WOOLF J. This is an application for judicial review in respect of a decision of the Immigration Appeals Tribunal, which heard two appeals -- one by Khasruz Zaman and the other by Jogluj Zaman -- on the 15 October, 1981, and notified their decision on the 21 December, 1981. This raises the issue as to the proper approach of the Tribunal, when it has given leave to appeal from the decision of an adjudicator, in a case where leave was required because the appeal was one which was concerned with the evidence and did not involve a point of law. The statutory framework for that appeal is to be found in section 20 of the Immigration Act 1971, and the Immigration Appeals Procedure Rules 1972. Section 20(1) of the Act says: "Subject to any requirement of rules of procedure as to leave to appeal, any party to an appeal to an adjudicator may, if dissatisfied with his determination thereon, appeal to the Appeal Tribunal, and the Tribunal may affirm the determination or make any other determination which could have been made by the adjudicator." It is to be noted that those words of section 20(1) are wide words. The provision is made subject to the requirement of the Rules of Procedure. However, the qualification in the Rules of Procedure is limited to matters of leave. The Rules of Procedure, it seems to me, cannot be relied upon to cut down the right of appeal which is given by section 20, save as to the question of leave. In any event, when one looks at the Rules of Procedure it does not seem to me that they do in fact cut down the right of appeal, though they clearly contemplate that certain appeals should take place without a hearing. It is the very nature of the immigration appellate jurisdiction that witnesses frequently cannot be called because they are broad and the evidence which has to be relied upon by both adjudicators and tribunals is very different from the type of evidence upon which a court of law normally has to rely. Looking at section 20, it seems to me that, subject to the limitations which are placed upon the Tribunal to go into matters of credibility because they will not always see the witnesses, the right to appeal is the equivalent right to that which was to be enjoyed where there is the right to a rehearing; that is to say, the Tribunal must consider the matter de novo on the material before it and not restrict itself to the form of review which this court embarks upon when it is considering an application for judicial review. That the Tribunal should recognise that this is its function, can be of great importance to appellants before it, particularly in cases such as the present when the adjudicator had an extremely difficult task in trying to come to a satisfactory conclusion on the conflicting material before him. The adjudicator in question, Mr Brownlees, had before him five appeals. The first appellant was the alleged wife of someone who was settled in this country and the four remaining appellants were the alleged children of the first appellant and the person settled in the United Kingdom. Initially, the matter was before an entry clearance officer, who had refused leave to enter, or more accurately, to grant an entry certificate giving leave to enter, because he was not satisfied that any of the appellants bore the appropriate family relationship to the sponsor who is settled in this country. The adjudicator allowed the appeal of the first appellant because he was satisfied that she was indeed the wife of the sponsor; he also allowed the appeal of one of the children but rejected the appeal of the other three. If is only two of those children who took the matter to the Tribunal. The reason why the adjudicator allowed the appeal of the alleged wife was that he was satisfied a marriage had taken place, albeit that the marriage had taken place in 1961 and not in 1958 as alleged by the sponsor. What happened before the adjudicator was that a marriage certificate was produced, together with a translation which showed the marriage as having taken place in 1958. However, further investigation indicated that the translation was inaccurate and the marriage certificate in fact supported a marriage in 1961. On that basis, Salma Khanam, who was born on the 7 March, 1960, was born before the marriage and therefore that child could not be treated as a child of the family. In addition, the adjudicator had an account before him of two interviews which had taken place with the sponsor's brother. In one of those interviews the sponsor's brother had said that in 1970 the sponsor and his wife had four children but in a subsequent and more detailed interview he said three children. The adjudicator decided that the statement that there were only three children was the correct one and clearly regarded that as being extremely significant evidence. He explained that he thought the evidence was likely to be unprejudiced and not devised to suit the present claims of the sponsor because the brother had made these statements not in support of the sponsor's application but in support of his own application for entry. The adjudicator said of it: "To my mind the most unprejudiced accounts... were those of his brother..." He preferred the reference to three children to that of four children because the statement about three children was made very shortly after the brother said that he had left the wife and children and would be likely to be aware at that time of the number of children. I am bound to say that I do not find that a very convincing basis on which to distinguish the two conflicting accounts. Nonetheless, that is what the adjudicator did. He then went on to give his reasoning in this way: "I am also satisfied on the balance of probabilities that in 1970-71 the sponsor had 3 children, no more and no less. I am not satisfied that the third child is Salma Khanam, since her claimed date of birth is before what I consider to be the date of marriage between the sponsor and Anwara Khanam: 21 or 22 December 1961. I am satisfied that this third child was born or conceived by 27 November 1963 when the sponsor first arrived in the United Kingdom and that he is in all probability either the second or third appellant, Khasruz Zaman or Jogluj Zaman. However, on the evidence I cannot be satisfied on the balance of probabilities that either is that child, and in such circumstances I must dismiss both of their appeals." The adjudicator was there saying that he was not able, having accepted that there were three children, to distinguish between the two children who could be qualified to be the third child and therefore dismissed the appeal of both. Quite clearly the result of that decision of the adjudicator meant, on his view of the evidence, one or other of those children was being dealt with unjustly. He had obviously come to the conclusion that one or other of those children was being dealt with unjustly. He had obviously come to the conclusion than one or other was a child who was eligible to come to the United Kingdom but because he could not say which child was being unjustly dealt with he had to reject the application of both. I fully understand how the adjudicator came to that decision, once he had accepted that he would act on the account of the brother that there were only three children at the material time. The onus is upon an applicant to satisfy the appropriate body that he is eligible and if he does not do so, then the adjudicator is perfectly right in rejecting the application. I stress the position because it seems to me that where you have that kind of result and there is then leave to appeal to the Tribunal, there is a heavy obligation upon the Tribunal to exercise properly the function which I have indicated is the proper function of an appeal tribunal in those circumstances. The present Tribunal was presided over by an extremely experienced vice-president, whose decisions in these matters are always very careful and precise. It is because of the reputation of the particular vice-president that I was particularly concerned to note that, in giving his conclusions in dismissing the appeals of the two children, he said: "The Tribunal has come to the conclusion that it would not be justified in interfering with the adjudicator's determination. It could only do so if it were to upset his findings of fact as to the date of the marriage and/or the number of children of the marriage born by 1970-71. These findings were in its view supported by the evidence and were not unreasonable. Further the adjudicator heard the sponsor and he expressed the greatest doubt as to his credibility. We do not consider that the further evidence submitted to the Tribunal of family letters written in 1981 would or should have affected his decision." That is a reference to the adjudicator's decision. Looking at the paragraph as a whole, it seems to me to indicate the Tribunal took the view that its role on an appeal of this sort was exactly the same as the role of this court in examining the decision of the Tribunal. It looks as though the Tribunal were not approaching the evidence de novo but were deciding whether or not the adjudicator's decision was one which he could properly come to as a matter of law. If that is to be the right assessment of the approach by the Tribunal (as shown by the paragraph I have just read) it indicates an approach which is too narrow and one which is not in accordance with the statutory provisions to which I have referred. It is perfectly proper for the Tribunal to have regard to the view which the adjudicator formed of the witnesses who gave evidence before him; however, it is not right for the Tribunal to refuse to interfere with an adjudicator's assessment of a matter such as the number of children at a particular date, based upon material of the sort which I have indicated earlier in this judgment, purely because the adjudicator could reasonably take the view which he did of that evidence. What the Tribunal should do is to look at that material in the same way as the adjudicator had to look at it. The Tribunal is as well equipped as the adjudicator to do that. It should then ask itself whether it would have come to that same conclusion. If the Tribunal comes to the same conclusion, then of course it would uphold the adjudicator's decision. If, on the other hand, it formed a different view, then in appropriate circumstances it would allow the appeal. In this case, it was critical the Tribunal should do that because if it felt that the adjudicator was justified in coming to his decision about three children in 1970-71 but nevertheless it was one that it would not have come to, then it should have given effect to its view of that evidence rather than give effect to the adjudicator's view. The result would have been that, if the rest of the adjudicator's conclusions were accepted, instead of both children being refused, both children would have had their appeal allowed. It follows, therefore, that having come to the conclusion that the paragraph to which I made reference indicates a wrong approach by the Tribunal, I allow this application for judicial review. I grant an order of certiorari so that the matter can go back to the Tribunal in order to be reconsidered by the Tribunal.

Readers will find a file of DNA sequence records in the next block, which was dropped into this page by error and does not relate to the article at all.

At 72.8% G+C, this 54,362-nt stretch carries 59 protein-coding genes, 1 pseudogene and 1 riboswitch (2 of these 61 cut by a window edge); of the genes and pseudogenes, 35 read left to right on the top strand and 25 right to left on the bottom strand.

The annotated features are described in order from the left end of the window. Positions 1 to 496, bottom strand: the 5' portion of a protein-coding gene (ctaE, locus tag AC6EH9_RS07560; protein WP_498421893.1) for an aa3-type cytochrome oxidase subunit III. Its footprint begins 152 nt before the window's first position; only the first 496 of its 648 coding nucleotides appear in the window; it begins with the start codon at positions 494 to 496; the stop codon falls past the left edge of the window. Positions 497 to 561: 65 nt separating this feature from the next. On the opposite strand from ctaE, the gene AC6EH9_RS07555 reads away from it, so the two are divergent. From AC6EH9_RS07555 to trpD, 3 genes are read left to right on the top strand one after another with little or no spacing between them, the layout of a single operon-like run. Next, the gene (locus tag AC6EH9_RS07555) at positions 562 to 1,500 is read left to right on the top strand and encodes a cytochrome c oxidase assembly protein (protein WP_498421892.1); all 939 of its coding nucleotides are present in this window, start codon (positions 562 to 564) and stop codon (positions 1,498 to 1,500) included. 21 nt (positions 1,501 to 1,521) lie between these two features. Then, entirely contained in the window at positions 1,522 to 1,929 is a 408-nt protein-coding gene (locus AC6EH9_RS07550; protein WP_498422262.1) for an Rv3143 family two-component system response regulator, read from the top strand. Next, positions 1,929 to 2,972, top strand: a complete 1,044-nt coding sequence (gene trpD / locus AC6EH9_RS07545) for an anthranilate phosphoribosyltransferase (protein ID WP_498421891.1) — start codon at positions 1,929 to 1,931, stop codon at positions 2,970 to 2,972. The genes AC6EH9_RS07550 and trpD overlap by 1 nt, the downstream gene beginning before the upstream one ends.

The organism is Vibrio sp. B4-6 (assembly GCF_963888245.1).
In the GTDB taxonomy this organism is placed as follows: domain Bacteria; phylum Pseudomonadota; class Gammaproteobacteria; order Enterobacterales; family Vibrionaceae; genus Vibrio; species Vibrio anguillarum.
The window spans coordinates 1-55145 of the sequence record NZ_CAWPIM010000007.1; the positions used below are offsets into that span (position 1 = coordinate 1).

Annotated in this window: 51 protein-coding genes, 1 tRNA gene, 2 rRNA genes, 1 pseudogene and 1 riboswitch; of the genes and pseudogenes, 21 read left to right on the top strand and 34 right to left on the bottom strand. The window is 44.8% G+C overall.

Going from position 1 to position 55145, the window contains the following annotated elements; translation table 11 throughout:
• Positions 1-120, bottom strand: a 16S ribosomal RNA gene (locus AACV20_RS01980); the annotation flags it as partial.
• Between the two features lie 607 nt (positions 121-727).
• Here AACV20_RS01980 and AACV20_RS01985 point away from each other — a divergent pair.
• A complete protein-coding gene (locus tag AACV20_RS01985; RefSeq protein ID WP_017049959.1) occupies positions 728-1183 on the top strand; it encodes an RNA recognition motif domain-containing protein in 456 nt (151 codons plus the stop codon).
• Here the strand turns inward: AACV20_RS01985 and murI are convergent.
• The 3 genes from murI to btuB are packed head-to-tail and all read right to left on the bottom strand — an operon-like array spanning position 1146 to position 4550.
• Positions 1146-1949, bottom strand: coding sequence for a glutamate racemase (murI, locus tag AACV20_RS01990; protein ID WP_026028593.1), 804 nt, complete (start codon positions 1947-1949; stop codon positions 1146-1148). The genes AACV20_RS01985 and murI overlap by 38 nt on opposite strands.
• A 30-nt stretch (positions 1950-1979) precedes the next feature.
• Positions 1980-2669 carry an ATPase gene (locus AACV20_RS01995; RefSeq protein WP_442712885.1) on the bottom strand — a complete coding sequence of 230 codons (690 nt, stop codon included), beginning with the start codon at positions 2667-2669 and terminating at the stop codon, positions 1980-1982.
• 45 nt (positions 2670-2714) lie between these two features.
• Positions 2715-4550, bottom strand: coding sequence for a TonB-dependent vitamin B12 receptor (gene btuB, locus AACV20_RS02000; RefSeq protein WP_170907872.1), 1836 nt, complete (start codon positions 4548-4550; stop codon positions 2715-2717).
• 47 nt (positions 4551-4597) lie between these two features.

Application allowed. Order of certiorari granted for the matter to be reconsidered.


Beharrysingh & Co; Treasury Solicitor.